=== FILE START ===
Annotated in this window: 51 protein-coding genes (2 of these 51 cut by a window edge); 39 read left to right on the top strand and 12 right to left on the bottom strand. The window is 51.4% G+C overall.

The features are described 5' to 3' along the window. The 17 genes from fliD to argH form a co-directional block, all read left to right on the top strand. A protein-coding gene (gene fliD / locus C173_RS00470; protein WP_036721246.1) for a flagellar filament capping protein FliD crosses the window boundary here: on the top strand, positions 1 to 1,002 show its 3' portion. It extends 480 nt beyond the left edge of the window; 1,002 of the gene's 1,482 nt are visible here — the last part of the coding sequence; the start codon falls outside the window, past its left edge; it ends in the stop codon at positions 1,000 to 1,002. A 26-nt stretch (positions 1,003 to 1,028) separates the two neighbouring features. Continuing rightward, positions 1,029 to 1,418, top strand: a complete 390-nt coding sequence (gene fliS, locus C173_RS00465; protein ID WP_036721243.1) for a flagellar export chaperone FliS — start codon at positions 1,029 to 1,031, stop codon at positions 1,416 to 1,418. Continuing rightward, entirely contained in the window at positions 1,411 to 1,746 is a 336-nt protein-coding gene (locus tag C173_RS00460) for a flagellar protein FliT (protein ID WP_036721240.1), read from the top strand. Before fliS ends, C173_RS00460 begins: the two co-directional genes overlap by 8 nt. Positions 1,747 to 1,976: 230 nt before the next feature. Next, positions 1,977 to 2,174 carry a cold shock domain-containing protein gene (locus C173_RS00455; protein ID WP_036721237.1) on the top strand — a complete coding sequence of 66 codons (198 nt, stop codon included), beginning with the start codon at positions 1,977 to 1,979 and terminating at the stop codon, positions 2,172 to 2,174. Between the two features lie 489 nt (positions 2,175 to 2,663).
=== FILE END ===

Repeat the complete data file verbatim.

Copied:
Annotated in this window: 51 protein-coding genes (2 of these 51 cut by a window edge); 39 read left to right on the top strand and 12 right to left on the bottom strand. The window is 51.4% G+C overall.

The features are described 5' to 3' along the window. The 17 genes from fliD to argH form a co-directional block, all read left to right on the top strand. A protein-coding gene (gene fliD / locus C173_RS00470; protein WP_036721246.1) for a flagellar filament capping protein FliD crosses the window boundary here: on the top strand, positions 1 to 1,002 show its 3' portion. It extends 480 nt beyond the left edge of the window; 1,002 of the gene's 1,482 nt are visible here — the last part of the coding sequence; the start codon falls outside the window, past its left edge; it ends in the stop codon at positions 1,000 to 1,002. A 26-nt stretch (positions 1,003 to 1,028) separates the two neighbouring features. Continuing rightward, positions 1,029 to 1,418, top strand: a complete 390-nt coding sequence (gene fliS, locus C173_RS00465; protein ID WP_036721243.1) for a flagellar export chaperone FliS — start codon at positions 1,029 to 1,031, stop codon at positions 1,416 to 1,418. Continuing rightward, entirely contained in the window at positions 1,411 to 1,746 is a 336-nt protein-coding gene (locus tag C173_RS00460) for a flagellar protein FliT (protein ID WP_036721240.1), read from the top strand. Before fliS ends, C173_RS00460 begins: the two co-directional genes overlap by 8 nt. Positions 1,747 to 1,976: 230 nt before the next feature. Next, positions 1,977 to 2,174 carry a cold shock domain-containing protein gene (locus C173_RS00455; protein ID WP_036721237.1) on the top strand — a complete coding sequence of 66 codons (198 nt, stop codon included), beginning with the start codon at positions 1,977 to 1,979 and terminating at the stop codon, positions 2,172 to 2,174. Between the two features lie 489 nt (positions 2,175 to 2,663).